The papers might have had a chance on the web if they had understood it, grasped its service power, and made themselves the masters of it. That they didn’t just proves my point. It wasn’t in their genetic makeup to do anything like it.
4. The staffs of the papers, from management down to the reporters, deserve a big share of the blame
This is the most hush-hush factor of all. I can’t remember, in reading coverage of the declines of newspapers of the last 10 years, where this point has been made cleanly and forcefully.
Here’s an example of the phenomenon in action. I worked for a nonprofit media company that was in a tough financial spot. An angel swept in and made all the troubles go away. That afternoon, the top newsman at the company got up to address us. “This doesn’t mean you’re all going to get Blackberry’s,” he said. Instead, we hired consultants to tell us what to do with our windfall, and we managers spent with them many hours—many painful hours, days upon days, all of them in rooms filled with people being paid huge sums per hour—we could have better spent doing journalism.
Months later, the consultants gave us our results at a company meeting. Suggestion number one: The staff should get Blackberry’s. That’s a true story. Media is information, and information technology has been growing more powerful at an exponential pace. The implications of that on society have been obvious, but newspapers, managed and staffed by people who don’t understand the implications of the phrase “exponential growth,” have remained locked into antiquated systems both mental and physical, burdened with IT departments that treated newsrooms as just another department to outfit with crummy, locked-down workstations, and run by managers whose discomfort with or fear of technology was palpable.
“This doesn’t mean you’re all going to get Blackberry’s.” Of course—why would you want to give employees at a media company devices that made it easier for them to communicate and pass along information?
Journalists like to affect a garrulous Ludditism—“Just give me an old Royal.” It was charming and romantic and directly led to the less charming and romantic concussion of waves after waves of buyouts and layoffs we’ve seen over the last few years. The attitude ate journalism away from the inside in two ways: It put journalists physically and psychologically out of touch with society and hampered its coverage; and it devolved into a head-in-the-sand response to the challenges facing the industry.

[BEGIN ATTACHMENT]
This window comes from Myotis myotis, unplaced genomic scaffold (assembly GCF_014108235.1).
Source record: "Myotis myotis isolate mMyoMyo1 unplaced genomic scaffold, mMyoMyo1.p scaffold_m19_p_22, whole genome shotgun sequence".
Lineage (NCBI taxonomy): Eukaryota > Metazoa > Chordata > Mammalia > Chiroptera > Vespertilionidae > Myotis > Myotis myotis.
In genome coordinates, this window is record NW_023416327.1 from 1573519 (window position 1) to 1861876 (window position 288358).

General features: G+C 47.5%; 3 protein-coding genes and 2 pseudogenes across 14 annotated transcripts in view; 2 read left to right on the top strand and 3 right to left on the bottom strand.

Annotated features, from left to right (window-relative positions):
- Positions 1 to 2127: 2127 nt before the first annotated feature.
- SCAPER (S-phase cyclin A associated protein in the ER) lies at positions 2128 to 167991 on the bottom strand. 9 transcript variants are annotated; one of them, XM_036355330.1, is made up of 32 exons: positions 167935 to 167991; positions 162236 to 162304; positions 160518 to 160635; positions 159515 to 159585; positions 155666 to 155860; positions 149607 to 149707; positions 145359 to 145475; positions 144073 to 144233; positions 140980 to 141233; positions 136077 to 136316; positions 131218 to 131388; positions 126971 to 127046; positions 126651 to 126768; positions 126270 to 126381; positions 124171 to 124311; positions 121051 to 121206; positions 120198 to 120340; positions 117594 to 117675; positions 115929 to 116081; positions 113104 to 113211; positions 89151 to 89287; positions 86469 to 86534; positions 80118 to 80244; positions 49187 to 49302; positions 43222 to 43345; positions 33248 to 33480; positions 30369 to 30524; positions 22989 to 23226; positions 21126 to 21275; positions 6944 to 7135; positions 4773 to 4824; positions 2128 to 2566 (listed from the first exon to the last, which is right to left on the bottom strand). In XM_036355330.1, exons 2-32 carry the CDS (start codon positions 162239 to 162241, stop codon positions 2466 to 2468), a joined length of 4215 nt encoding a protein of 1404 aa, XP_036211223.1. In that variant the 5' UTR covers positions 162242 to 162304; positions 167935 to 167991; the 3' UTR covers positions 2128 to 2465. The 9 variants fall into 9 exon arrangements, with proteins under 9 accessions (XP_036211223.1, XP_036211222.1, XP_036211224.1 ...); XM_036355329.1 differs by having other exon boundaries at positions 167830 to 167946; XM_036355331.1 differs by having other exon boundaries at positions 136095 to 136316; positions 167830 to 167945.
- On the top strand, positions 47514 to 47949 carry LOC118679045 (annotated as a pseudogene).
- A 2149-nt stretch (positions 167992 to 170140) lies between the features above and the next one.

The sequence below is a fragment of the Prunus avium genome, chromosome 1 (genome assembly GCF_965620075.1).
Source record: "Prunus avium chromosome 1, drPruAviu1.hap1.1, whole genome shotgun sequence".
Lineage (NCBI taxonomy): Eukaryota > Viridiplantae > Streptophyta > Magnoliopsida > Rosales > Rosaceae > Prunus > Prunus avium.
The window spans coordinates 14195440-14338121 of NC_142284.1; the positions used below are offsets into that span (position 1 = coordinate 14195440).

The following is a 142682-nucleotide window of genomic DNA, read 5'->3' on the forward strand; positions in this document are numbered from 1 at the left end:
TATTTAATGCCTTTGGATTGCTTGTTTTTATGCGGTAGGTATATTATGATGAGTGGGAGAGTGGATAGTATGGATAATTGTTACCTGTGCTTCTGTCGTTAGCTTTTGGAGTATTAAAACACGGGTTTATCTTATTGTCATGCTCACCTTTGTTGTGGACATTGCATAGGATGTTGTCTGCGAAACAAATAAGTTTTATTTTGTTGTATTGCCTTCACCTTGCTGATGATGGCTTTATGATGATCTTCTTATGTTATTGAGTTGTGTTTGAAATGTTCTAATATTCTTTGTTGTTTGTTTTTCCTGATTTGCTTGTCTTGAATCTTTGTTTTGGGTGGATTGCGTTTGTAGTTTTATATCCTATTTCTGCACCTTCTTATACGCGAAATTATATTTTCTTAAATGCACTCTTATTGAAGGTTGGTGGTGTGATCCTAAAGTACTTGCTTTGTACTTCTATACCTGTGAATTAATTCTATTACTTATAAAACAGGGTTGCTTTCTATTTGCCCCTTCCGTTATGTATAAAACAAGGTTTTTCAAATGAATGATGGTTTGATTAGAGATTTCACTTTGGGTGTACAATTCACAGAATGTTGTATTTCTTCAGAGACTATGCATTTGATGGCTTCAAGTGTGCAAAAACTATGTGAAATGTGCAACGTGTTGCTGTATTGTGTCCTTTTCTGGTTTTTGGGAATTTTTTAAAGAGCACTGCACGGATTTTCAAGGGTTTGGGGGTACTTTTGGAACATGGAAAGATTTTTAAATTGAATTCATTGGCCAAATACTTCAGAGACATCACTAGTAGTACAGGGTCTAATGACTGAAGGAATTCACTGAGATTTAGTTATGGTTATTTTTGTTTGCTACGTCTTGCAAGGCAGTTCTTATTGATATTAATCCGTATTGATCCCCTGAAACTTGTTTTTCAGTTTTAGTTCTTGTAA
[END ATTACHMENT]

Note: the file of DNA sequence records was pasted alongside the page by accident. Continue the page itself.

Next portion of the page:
Now, when it comes to the antiquated, hobbled equipment Old Media news organizations invariably use, an IT person will tell you there are cost considerations and important security issues at stake. Of course there are. But these same IT specialists rarely (in my experience, never) take affirmative steps to educate newsroom staffs with a view to putting new and important tools into their hands safely. And management, inexperienced themselves with technology, rarely made such initiatives a priority.
Blackberries, instant messaging platforms, programs like iTunes—it’s hard to bring your staff into the modern world when their workstations are so old the operating system doesn’t work with them; or when, even if they did, company policy disallows unauthorized programs; or when, once the issues were kicked upstairs for decision, upper management was flummoxed by the issues at hand.
Now, ironically enough, as computing has advanced, many of those features and many newer ones have become web-based, which renders these issues moot. But after 15 years of foot-dragging and ignorance, the damage has been done.
The backwardness has other manifestations as well. Sometimes it’s prosaic, if irritating. I worked at two advanced media companies whose staff was forced to use unwieldy email programs (Lotus and Outlook, natch) with a storage limit of 50 megs. One of their charming features was a tendency to freeze up when the storage limit was reached. At the time, Google was offering a much more malleable free email with a gig of storage, or about 20 times as much.
Other times it has more serious implications. I worked for a company that sent correspondents off to edit sound in war zones with Panasonic Toughbooks outfitted with 500 megs of RAM.
Now, you either understand the implications of that or you don’t; but by comparison, at the time, I had two generic store-bought computers at home that each had two gigs of RAM just to run Windows adequately, much less manipulate sound. Those discrepancies—20 times as much, four times as much—show how extreme the pressures are the digital age puts on media company managers. The word “growth” barely encapsulates power that escalates exponentially, or by orders of magnitude, and they disregarded the implications of such growth at their peril.